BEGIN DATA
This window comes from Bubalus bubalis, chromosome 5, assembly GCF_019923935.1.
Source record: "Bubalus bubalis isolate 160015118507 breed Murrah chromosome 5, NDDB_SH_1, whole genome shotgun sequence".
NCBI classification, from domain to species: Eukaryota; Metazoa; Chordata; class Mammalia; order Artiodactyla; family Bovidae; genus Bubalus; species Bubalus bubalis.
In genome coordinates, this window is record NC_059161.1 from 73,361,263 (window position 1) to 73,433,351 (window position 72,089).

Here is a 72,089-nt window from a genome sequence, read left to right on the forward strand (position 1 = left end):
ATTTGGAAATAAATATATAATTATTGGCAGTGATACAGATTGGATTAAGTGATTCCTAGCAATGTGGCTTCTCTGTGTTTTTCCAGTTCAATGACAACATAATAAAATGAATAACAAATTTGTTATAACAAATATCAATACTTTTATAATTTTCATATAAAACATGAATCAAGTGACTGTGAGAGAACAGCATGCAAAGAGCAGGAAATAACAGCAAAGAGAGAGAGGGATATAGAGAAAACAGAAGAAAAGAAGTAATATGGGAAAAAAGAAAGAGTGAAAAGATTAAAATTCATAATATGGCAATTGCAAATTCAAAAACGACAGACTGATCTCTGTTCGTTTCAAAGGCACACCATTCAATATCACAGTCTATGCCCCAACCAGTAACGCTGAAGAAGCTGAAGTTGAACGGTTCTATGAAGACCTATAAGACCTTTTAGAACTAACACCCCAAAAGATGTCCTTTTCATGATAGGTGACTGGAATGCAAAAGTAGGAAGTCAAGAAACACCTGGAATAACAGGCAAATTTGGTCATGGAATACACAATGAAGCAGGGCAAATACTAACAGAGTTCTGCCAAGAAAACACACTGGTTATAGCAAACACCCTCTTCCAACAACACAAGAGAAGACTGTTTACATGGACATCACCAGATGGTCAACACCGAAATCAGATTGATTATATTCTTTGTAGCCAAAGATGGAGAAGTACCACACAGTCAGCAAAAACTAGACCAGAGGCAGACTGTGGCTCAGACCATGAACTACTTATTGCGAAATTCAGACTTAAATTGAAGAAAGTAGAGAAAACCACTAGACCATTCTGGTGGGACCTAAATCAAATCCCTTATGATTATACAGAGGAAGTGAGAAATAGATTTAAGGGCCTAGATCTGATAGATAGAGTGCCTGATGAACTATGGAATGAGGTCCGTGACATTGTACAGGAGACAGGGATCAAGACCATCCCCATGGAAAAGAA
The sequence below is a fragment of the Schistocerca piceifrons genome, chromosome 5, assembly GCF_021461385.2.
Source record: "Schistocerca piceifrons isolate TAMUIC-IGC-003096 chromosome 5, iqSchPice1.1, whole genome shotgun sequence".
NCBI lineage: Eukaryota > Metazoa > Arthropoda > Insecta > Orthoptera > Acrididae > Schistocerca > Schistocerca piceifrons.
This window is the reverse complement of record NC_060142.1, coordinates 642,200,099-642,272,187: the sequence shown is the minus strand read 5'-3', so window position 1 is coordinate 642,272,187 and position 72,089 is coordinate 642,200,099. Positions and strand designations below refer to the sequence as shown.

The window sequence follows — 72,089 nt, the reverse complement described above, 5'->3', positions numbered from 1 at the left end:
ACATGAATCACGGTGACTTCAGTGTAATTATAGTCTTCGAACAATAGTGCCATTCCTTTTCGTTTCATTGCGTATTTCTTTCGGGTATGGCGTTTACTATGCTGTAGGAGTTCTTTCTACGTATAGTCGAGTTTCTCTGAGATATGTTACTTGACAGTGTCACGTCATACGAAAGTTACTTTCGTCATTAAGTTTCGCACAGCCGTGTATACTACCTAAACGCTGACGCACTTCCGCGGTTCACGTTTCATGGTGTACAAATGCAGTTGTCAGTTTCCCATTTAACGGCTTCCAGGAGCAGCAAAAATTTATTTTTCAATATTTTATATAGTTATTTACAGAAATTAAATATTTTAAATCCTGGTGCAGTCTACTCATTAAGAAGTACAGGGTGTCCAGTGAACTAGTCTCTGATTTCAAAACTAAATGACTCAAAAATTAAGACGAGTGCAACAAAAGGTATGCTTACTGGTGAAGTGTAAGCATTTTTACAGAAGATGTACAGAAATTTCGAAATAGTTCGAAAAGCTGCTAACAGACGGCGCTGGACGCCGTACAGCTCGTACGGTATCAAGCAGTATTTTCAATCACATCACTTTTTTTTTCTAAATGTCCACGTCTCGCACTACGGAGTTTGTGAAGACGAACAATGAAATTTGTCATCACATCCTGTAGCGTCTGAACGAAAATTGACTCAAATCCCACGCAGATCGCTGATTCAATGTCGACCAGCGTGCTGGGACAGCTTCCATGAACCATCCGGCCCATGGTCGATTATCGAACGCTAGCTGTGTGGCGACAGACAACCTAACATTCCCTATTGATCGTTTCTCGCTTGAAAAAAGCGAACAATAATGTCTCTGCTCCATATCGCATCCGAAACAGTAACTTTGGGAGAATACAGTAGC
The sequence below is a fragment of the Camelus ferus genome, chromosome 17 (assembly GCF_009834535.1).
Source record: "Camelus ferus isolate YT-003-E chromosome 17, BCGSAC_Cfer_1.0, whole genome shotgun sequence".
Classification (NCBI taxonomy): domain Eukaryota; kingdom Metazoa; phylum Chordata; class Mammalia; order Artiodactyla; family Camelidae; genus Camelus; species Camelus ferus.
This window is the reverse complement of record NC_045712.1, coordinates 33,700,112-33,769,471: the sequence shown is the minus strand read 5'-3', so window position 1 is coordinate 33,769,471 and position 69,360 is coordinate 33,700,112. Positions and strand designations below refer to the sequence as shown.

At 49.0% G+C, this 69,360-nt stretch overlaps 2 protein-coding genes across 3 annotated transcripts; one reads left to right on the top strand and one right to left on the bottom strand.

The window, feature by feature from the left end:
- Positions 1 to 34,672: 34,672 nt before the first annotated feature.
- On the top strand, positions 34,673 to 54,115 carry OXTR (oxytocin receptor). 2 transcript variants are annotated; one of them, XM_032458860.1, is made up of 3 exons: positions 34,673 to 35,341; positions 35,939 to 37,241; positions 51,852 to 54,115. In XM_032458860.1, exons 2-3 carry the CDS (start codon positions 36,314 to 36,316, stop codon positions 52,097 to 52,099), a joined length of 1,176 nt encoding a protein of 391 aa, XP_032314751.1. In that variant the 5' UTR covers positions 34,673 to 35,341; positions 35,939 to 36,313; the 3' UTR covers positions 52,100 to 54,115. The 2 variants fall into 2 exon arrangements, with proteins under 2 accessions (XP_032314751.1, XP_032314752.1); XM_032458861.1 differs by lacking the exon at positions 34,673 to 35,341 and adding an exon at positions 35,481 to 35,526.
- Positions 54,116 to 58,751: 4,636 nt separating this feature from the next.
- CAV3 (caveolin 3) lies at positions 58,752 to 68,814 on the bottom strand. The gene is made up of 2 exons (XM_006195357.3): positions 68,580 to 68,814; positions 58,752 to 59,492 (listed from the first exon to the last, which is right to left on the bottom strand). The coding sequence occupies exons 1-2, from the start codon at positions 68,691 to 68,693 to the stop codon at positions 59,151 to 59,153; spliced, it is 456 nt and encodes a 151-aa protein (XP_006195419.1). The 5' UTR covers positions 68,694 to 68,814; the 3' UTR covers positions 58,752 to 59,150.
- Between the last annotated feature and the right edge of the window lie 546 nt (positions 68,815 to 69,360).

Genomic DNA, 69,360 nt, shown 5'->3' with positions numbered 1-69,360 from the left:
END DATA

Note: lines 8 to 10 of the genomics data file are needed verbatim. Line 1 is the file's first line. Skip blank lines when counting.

Source record: "Schistocerca piceifrons isolate TAMUIC-IGC-003096 chromosome 5, iqSchPice1.1, whole genome shotgun sequence".
NCBI lineage: Eukaryota > Metazoa > Arthropoda > Insecta > Orthoptera > Acrididae > Schistocerca > Schistocerca piceifrons.
This window is the reverse complement of record NC_060142.1, coordinates 642,200,099-642,272,187: the sequence shown is the minus strand read 5'-3', so window position 1 is coordinate 642,272,187 and position 72,089 is coordinate 642,200,099. Positions and strand designations below refer to the sequence as shown.